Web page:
September 11, 2020 - TRA Newswire - According to the Rail Passengers Association, Amtrak’s response to COVID-19 will drop a $2 billion “bomb on Flyover Country.”

Rail Passengers President and CEO Jim Mathews said Amtrak’s plan to reduce service on its long-distance routes would be a major blow to 40 percent of the country’s small and rural communities the rail line serves. Mathews testified before the House Transportation and Infrastructure Subcommittee on Railroads and Pipelines on Wednesday. Click here to read Mathews testimony.

Reducing service to only three days per week on 12 of the 15 long-distance routes—a vital transportation link to the 40 percent of the nation’s small and rural communities that it serves—speaks much louder than words, according to Mathews. "Whatever the underlying reasons, reducing frequencies across the National Network will drop a $2 billion-dollar bomb on “flyover country.” Mathews cited a study that Rail Passengers conducted.

Mathews said that while the cuts will save Amtrak money, they will cost the U.S. economy.

“Rail Passengers Association has modeled a preliminary, high-level analysis of the economic consequences of Amtrak’s decision to cut its daily intercity passenger services back to only three runs per week,” Mathews said. “Unfortunately, even the most conservative assessment is dire: to save $213 million, Amtrak’s nine months of daily service cuts could drop at least a $2.3 billion bomb on Flyover Country, a figure that could rise above $3 billion if the cuts remain in place for the full year.”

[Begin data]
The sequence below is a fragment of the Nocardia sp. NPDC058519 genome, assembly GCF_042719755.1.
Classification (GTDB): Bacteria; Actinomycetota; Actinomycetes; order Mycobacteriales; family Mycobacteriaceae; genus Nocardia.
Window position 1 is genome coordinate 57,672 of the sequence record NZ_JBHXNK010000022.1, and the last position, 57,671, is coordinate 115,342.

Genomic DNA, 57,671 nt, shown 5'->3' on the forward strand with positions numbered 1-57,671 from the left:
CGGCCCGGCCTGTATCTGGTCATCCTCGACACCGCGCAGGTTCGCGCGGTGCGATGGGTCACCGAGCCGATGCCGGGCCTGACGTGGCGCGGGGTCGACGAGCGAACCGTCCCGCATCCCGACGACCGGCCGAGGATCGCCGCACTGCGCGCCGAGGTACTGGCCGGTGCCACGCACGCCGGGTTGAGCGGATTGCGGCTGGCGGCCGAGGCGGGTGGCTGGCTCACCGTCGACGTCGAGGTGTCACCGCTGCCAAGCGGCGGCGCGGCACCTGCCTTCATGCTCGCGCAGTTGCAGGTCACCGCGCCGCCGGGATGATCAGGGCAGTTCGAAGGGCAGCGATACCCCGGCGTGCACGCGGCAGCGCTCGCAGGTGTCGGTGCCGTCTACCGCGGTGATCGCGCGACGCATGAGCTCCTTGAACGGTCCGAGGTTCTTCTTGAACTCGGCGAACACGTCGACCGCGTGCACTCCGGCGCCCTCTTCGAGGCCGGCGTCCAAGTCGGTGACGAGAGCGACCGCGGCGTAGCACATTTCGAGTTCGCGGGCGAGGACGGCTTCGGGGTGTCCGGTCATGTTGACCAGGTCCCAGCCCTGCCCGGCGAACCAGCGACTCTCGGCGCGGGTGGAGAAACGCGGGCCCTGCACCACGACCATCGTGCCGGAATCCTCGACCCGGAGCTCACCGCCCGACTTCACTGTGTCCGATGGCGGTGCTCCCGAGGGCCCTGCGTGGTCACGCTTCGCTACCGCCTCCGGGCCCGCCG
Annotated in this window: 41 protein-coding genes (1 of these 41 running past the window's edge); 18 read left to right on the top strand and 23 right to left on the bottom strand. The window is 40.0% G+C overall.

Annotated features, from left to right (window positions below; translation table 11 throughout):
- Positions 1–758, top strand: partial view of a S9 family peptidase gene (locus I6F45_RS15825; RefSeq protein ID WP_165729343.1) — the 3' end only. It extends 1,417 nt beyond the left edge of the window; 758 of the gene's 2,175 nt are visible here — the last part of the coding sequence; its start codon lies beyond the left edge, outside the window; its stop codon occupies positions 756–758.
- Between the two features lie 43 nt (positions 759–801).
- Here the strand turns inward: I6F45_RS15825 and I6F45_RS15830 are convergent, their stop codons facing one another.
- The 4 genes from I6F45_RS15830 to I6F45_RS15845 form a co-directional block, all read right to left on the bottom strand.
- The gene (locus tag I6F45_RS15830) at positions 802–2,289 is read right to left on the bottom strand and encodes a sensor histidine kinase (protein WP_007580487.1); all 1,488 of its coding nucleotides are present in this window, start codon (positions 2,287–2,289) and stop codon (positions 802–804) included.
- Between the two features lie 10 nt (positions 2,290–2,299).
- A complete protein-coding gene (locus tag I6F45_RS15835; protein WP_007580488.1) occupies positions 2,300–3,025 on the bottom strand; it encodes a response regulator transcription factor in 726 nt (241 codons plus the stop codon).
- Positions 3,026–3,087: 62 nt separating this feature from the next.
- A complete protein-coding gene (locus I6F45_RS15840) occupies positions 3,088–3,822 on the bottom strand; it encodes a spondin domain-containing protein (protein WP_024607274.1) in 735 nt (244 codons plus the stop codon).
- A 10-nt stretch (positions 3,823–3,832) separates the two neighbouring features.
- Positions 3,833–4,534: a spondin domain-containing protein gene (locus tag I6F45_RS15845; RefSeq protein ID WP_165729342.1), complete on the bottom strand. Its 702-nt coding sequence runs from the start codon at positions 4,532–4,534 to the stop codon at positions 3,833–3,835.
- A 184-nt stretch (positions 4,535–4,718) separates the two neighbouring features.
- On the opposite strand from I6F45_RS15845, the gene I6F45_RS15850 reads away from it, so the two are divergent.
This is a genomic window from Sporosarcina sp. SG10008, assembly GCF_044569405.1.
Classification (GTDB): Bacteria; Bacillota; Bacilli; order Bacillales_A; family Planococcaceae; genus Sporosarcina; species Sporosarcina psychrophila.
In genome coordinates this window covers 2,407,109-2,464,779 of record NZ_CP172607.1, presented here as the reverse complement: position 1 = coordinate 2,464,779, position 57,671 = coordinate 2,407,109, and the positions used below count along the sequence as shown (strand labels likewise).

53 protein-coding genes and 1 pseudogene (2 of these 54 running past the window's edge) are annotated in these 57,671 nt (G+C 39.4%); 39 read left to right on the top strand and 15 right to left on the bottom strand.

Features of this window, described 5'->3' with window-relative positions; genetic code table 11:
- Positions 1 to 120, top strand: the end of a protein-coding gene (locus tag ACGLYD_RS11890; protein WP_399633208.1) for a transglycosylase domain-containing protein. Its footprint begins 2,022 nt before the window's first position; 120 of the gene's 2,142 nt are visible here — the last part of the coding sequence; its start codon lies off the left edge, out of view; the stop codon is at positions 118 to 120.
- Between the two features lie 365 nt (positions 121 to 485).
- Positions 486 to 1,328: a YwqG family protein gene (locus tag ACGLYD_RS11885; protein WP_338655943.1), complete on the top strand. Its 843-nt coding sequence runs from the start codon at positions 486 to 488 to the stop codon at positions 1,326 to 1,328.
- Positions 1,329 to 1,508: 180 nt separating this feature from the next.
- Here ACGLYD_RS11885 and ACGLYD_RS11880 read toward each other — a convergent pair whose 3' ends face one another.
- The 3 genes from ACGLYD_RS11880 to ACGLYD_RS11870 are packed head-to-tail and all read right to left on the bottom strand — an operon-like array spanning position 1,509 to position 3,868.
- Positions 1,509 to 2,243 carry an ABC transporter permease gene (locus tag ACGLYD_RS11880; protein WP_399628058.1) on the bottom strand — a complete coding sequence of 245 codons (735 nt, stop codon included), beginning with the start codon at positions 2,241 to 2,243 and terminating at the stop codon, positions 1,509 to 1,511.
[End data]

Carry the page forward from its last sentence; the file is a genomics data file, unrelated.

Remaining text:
For routes like the Southwest Chief, which travels through Illinois, Missouri, Kansas, Colorado, New Mexico, Arizona, and California, the economic losses to the communities that line serves could add up to $239 million over nine months.

In Texas some cities served by Amtrak's Texas Eagle have few if any other public transportation options and would be directly affected by the service reduction to three trains a week. Poor connections at the Amtrak Chicago hub would mean you might not be able to get an onward train on the day you wanted to travel.

Mathews said that "COVID-19 is a once in a generation pandemic and the consequences that governmental inaction poses to the cities, towns and rural communities connected by our intercity rail network are significant. The Association acknowledges Amtrak faces real and difficult choices, but without some kind of financial aid there are far greater risks to the network than thrice weekly (3x) service for long-distance routes – we could lose entire corridors, permanently", according to Mathews.

In his testimony before Congress, Mathews said that "Amtrak is an essential service for tens of millions of Americans and hundreds of communities. Our organization was pleased with Amtrak President & CEO William Flynn’s May 25th statement to Congress that the railroad understands how important Amtrak service is to the nation and, particularly, small communities across the nation where they play a unique role in connecting these communities to the rest of America.”

"Congress didn’t let the Federal Highway Administration close highways four days out of seven when gas tax revenues flatlined, and it shouldn’t stand idly by and allow Amtrak to introduce 3x service to hundreds of communities across the U.S.", Mathews said in his statement to Congress.